The Union government tabled the Nari Shakti Vandan Adhiniyam – better known as women's reservation bill – in Lok Sabha on Tuesday, the second day of the special session of Parliament. The bill, which has been in the works for 27 years, aims at enabling greater participation of women in policy-making at the state and national levels. It was only last month that the Supreme Court took up the matter, keen to know where the Centre and other political parties stand on the issue.
Hearing a PIL for the re-introduction of the women’s reservation bill that sought to reserve 33 per cent seats for women in the Lok Sabha and state legislative assemblies. The petition was filed by the National Federation of Indian Women (NFIW).
The Supreme Court bench comprising Justices Sanjiv Khanna and SVN Bhatti chided Additional Solicitor General KM Nataraj, appearing for the Centre, for “shying away” from a reply to the PIL which was filed in 2021. The Centre’s counsel said the petitioner is seeking a mandamus to table the bill.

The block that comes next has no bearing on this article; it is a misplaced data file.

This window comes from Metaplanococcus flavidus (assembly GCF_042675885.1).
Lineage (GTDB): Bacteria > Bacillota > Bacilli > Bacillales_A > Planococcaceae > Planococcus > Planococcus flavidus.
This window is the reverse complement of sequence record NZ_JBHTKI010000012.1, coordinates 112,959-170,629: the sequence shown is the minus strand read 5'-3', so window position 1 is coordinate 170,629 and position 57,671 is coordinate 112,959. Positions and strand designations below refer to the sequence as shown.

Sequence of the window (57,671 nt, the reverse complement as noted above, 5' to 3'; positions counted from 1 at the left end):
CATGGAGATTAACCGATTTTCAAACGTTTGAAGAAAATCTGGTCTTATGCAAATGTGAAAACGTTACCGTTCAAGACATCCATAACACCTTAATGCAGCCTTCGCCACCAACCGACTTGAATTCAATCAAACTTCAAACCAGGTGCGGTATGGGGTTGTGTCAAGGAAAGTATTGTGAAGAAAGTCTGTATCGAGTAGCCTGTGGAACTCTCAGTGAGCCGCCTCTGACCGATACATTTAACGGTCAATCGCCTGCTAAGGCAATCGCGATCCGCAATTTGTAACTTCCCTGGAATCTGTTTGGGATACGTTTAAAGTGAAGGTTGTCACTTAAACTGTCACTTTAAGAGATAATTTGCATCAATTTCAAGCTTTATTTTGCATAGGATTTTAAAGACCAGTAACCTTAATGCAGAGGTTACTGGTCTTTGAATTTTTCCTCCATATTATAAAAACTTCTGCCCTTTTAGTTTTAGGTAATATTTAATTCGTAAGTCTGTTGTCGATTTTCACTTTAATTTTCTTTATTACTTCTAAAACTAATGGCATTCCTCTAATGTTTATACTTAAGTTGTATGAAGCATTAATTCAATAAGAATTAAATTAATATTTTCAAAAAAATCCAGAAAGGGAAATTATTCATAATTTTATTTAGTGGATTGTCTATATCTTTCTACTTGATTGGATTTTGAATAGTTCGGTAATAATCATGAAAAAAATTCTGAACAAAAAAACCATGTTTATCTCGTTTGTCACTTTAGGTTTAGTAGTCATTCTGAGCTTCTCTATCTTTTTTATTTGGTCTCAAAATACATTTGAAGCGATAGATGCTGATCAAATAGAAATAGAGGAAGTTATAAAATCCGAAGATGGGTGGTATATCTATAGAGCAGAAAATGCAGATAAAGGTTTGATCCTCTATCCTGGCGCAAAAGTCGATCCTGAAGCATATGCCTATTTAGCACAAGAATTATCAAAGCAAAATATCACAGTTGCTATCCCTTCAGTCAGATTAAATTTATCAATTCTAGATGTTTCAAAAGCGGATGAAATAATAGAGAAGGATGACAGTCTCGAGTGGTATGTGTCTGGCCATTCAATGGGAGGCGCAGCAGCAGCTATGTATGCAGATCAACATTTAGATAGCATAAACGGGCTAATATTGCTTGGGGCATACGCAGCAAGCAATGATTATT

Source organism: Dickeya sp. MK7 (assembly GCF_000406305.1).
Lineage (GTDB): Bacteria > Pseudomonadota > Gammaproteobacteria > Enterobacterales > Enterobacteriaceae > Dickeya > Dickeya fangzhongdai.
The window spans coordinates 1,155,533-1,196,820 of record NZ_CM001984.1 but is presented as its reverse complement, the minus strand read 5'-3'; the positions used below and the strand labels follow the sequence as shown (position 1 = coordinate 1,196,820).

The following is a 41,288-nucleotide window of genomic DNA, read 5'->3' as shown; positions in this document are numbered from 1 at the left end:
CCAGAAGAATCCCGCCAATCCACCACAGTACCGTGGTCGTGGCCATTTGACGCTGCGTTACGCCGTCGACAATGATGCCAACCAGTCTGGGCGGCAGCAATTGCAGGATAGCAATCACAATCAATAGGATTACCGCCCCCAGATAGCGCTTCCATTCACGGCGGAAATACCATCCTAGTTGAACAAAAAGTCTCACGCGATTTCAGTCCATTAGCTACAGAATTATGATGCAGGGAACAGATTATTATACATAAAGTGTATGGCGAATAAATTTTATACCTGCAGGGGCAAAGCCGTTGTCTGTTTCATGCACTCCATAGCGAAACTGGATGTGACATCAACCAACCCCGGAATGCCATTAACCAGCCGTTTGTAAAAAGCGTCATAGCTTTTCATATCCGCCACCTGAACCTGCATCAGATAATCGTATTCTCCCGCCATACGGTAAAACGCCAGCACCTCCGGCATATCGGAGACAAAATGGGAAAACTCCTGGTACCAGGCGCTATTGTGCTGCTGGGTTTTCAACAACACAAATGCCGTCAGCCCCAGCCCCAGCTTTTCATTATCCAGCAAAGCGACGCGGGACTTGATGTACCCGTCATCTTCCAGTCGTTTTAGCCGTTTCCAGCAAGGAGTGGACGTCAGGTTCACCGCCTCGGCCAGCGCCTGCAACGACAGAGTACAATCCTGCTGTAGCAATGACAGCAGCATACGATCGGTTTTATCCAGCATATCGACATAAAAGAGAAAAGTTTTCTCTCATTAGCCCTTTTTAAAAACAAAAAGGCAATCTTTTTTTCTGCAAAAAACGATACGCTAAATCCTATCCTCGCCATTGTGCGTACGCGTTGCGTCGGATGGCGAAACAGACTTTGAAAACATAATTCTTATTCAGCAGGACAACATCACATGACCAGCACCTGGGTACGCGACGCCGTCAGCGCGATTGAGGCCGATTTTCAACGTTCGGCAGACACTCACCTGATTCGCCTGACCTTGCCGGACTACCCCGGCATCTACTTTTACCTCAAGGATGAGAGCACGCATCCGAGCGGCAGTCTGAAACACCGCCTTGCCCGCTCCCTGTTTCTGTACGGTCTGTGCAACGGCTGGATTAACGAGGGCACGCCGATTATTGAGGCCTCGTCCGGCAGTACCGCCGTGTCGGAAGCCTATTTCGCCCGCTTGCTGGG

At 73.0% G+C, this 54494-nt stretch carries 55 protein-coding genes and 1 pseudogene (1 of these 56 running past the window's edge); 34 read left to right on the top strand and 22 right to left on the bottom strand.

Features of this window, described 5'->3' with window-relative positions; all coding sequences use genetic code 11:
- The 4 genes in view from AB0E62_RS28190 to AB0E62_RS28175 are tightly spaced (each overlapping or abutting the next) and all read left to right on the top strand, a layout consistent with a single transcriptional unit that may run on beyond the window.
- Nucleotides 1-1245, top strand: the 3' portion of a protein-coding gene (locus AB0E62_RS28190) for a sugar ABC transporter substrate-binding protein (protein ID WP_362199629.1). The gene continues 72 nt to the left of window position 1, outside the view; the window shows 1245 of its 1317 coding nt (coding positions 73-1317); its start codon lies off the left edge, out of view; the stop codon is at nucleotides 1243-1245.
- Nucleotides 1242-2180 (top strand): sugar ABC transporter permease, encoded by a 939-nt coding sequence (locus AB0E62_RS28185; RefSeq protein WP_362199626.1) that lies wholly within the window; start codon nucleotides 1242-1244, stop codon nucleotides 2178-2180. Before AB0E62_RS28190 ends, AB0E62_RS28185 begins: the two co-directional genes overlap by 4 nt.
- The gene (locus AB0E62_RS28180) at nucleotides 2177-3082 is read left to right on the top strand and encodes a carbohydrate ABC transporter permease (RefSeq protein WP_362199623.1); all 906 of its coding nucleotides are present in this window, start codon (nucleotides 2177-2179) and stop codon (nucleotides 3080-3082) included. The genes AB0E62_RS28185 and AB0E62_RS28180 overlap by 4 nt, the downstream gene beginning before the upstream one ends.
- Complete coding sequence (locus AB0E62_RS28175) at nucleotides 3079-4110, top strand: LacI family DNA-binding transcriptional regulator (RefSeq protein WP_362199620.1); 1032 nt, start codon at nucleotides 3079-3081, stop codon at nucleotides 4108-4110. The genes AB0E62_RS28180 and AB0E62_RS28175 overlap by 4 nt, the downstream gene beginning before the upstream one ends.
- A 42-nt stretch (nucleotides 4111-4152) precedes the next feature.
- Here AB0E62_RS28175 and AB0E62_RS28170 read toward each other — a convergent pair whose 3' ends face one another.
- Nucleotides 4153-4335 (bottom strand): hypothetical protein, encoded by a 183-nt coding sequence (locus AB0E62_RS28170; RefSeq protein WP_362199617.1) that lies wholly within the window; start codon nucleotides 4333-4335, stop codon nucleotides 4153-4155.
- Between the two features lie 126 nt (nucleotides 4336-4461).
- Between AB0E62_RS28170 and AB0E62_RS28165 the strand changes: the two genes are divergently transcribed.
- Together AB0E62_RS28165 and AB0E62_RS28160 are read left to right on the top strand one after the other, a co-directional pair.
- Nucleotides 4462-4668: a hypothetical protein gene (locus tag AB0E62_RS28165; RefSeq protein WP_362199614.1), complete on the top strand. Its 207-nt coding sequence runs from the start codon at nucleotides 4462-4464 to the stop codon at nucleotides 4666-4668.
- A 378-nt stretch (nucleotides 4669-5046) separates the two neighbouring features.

“That's separate...Then say you want to implement it, or not. Why haven’t you filed a reply? It's too important an issue to be thrown on the backburner. It concerns all of us,” the bench said.
The court expressed its surprise at the reluctance of political parties to take a position on the issue. “You should have filed a reply….I was interested to know what political parties would say. None of them have come forward, except CPI (M).”
Women’s reservation bill sought to reserve one-third of all seats in Parliament and state assemblies for women was first introduced in the Parliament in 2008, although there have been several efforts to introduce women's reservation bill in the Lok Sabha and State Legislative Assemblies since 1996. However there has been strong opposition from different political parties which have stalled its passage in the last three decades.
The bill was passed in the Rajya Sabha in 2010 but it was again stalled in the Lok Sabha.